Shopping for a new car? Try looking for demo on near-new models – you could save up to $15,000. Up to 16,000 vehicles are being counted as new car sales, despite being later sold as used or demo models with more than a third having travelled less than 50kms.
According to the Australian Financial Review (AFR), the majority of the cars are being sold as near-new or demonstrator models, with discounts of up to $15,000 on new car prices, but are being included in new car sales figures. Manufacturers and importers pre-register cars to meet their production forecasts and collect on bonuses, while dealers pre-register, so it looks like they are selling stock, but instead are cashing in on volume bonuses from the manufacturers, while selling the cars as demo models.
A search of online classified site Carsales.com (ASX: CRZ) by the AFR, has shown that 16,691 cars are listed in the near-new or demo category, with 6,200 of them having travelled less than 50km. The newspaper also stated that there were 2010 and 2011 models that have travelled less than 5kms, selling as used cars. The implication being that these cars had been sitting in dealers yards for some time, despite being recorded as new car sales.
Related: Car prices set to fall
The report suggests that the car market in Australia needs more transparency in its operations and could be heading for a shake-up. The very skinny profit margins for listed car dealerships like Automotive Holdings Group (ASX: AHE) and AP Eagers (ASX: APE) suggest that in a tough sector, participants are struggling to make a profit. For used car dealers, business appears even tougher, with new cars released straight into the used car market at discounted prices, if the report is correct. And its not just the dealers, but car part manufacturers that are struggling. Last week Autodom Limited (ASX: AIE) shut down its plants in Melbourne and Adelaide, and collapsed into administration.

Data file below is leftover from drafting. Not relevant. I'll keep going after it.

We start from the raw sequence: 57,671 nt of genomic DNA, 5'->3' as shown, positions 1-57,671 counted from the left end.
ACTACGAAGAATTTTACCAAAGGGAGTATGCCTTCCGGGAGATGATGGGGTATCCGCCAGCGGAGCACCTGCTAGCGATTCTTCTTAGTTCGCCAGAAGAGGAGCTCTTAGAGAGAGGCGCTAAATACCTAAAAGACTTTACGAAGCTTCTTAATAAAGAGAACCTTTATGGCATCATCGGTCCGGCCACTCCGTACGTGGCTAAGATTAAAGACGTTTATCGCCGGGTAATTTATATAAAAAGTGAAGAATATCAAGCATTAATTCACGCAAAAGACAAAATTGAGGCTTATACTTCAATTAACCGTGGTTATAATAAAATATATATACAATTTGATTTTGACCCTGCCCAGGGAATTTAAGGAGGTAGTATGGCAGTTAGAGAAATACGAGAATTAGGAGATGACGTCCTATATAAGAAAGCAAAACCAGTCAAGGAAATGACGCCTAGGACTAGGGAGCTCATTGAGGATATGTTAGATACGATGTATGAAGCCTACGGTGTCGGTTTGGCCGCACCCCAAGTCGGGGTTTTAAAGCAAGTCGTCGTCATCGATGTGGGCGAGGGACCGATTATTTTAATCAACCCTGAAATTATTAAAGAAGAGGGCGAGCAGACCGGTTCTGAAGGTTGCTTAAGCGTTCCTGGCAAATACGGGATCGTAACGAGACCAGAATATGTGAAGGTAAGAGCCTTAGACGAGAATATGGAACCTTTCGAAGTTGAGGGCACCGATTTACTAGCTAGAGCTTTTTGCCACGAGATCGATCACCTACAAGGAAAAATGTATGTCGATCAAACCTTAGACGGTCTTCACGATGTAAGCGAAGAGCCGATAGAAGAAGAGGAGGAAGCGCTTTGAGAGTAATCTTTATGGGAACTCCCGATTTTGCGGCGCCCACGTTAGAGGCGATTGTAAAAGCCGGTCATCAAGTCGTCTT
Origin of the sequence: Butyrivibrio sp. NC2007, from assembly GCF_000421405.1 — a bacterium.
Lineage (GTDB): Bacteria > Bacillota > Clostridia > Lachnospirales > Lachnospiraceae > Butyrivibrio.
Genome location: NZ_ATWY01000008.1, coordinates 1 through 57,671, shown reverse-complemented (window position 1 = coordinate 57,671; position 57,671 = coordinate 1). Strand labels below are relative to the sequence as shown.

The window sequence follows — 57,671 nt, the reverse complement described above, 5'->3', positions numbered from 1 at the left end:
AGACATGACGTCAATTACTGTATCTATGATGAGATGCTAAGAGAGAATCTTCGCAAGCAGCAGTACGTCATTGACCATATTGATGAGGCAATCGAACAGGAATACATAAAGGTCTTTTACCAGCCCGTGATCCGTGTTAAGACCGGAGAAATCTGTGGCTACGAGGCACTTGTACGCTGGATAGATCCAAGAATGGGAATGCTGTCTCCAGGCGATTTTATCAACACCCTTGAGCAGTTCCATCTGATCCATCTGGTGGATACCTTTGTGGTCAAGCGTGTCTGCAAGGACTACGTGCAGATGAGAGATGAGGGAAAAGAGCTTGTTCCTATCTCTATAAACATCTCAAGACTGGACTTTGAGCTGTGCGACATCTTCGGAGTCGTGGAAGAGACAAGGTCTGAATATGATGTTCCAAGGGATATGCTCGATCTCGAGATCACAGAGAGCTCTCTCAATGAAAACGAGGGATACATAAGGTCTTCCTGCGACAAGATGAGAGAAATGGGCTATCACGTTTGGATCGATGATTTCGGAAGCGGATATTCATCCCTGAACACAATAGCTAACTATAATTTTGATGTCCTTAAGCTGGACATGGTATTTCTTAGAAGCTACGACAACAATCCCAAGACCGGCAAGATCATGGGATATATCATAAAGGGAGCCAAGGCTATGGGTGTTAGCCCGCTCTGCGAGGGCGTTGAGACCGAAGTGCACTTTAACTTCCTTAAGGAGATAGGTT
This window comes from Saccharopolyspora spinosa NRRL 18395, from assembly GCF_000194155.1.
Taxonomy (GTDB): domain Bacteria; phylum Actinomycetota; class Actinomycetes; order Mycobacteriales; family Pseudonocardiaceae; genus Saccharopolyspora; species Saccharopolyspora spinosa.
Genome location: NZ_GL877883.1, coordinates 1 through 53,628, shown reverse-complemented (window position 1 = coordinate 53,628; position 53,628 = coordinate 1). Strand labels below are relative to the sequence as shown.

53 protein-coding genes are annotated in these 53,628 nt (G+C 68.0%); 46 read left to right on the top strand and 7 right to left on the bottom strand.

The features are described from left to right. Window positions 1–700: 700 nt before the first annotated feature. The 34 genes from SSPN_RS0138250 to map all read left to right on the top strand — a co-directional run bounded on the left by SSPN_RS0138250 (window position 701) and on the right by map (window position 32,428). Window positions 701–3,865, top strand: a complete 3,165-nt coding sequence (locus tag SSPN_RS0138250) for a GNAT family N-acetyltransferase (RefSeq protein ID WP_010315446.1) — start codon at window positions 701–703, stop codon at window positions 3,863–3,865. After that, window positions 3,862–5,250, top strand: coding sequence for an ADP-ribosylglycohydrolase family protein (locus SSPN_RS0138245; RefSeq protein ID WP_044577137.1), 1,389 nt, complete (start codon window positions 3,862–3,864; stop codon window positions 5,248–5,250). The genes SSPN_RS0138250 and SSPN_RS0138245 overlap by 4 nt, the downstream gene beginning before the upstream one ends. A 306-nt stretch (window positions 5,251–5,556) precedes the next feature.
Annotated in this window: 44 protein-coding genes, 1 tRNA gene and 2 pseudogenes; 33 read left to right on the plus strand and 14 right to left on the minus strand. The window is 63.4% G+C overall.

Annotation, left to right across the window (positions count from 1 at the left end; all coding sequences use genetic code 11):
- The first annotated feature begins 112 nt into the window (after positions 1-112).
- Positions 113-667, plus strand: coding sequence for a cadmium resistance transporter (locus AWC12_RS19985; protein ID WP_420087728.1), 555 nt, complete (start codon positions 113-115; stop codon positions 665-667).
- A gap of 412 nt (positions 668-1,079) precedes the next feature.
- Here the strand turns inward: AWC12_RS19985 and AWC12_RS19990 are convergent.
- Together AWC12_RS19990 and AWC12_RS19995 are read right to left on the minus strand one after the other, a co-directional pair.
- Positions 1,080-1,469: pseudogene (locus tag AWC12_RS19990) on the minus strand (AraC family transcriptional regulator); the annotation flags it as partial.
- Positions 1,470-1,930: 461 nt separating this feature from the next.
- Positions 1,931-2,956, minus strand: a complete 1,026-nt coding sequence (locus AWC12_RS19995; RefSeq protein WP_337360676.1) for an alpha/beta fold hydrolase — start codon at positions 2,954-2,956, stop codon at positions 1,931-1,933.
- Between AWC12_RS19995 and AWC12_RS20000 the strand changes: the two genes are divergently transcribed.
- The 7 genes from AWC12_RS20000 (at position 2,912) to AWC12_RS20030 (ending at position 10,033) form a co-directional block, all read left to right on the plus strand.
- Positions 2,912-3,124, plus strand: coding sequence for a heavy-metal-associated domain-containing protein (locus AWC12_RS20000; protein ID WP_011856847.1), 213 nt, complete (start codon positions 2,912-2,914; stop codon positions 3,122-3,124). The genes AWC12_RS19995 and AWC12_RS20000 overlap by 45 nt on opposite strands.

The proliferation of car makes in Australia, with 64 brands competing here currently, and the expected arrival of more from China suggests things aren’t going to get better any time soon. The car industry certainly doesn’t appear too healthy at the moment – despite the record numbers of new car sales being recorded, or as some believe – jacked up.
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Motley Fool writer/analyst Mike King doesn’t own shares in any companies mentioned. The Motley Fool’s purpose is to help the world invest, better. Take Stock is The Motley Fool’s free investing newsletter. Packed with stock ideas and investing advice, it is essential reading for anyone looking to build and grow their wealth in the years ahead. Click here now to request your free subscription, whilst it’s still available. This article contains general investment advice only (under AFSL 400691). Authorised by Bruce Jackson.
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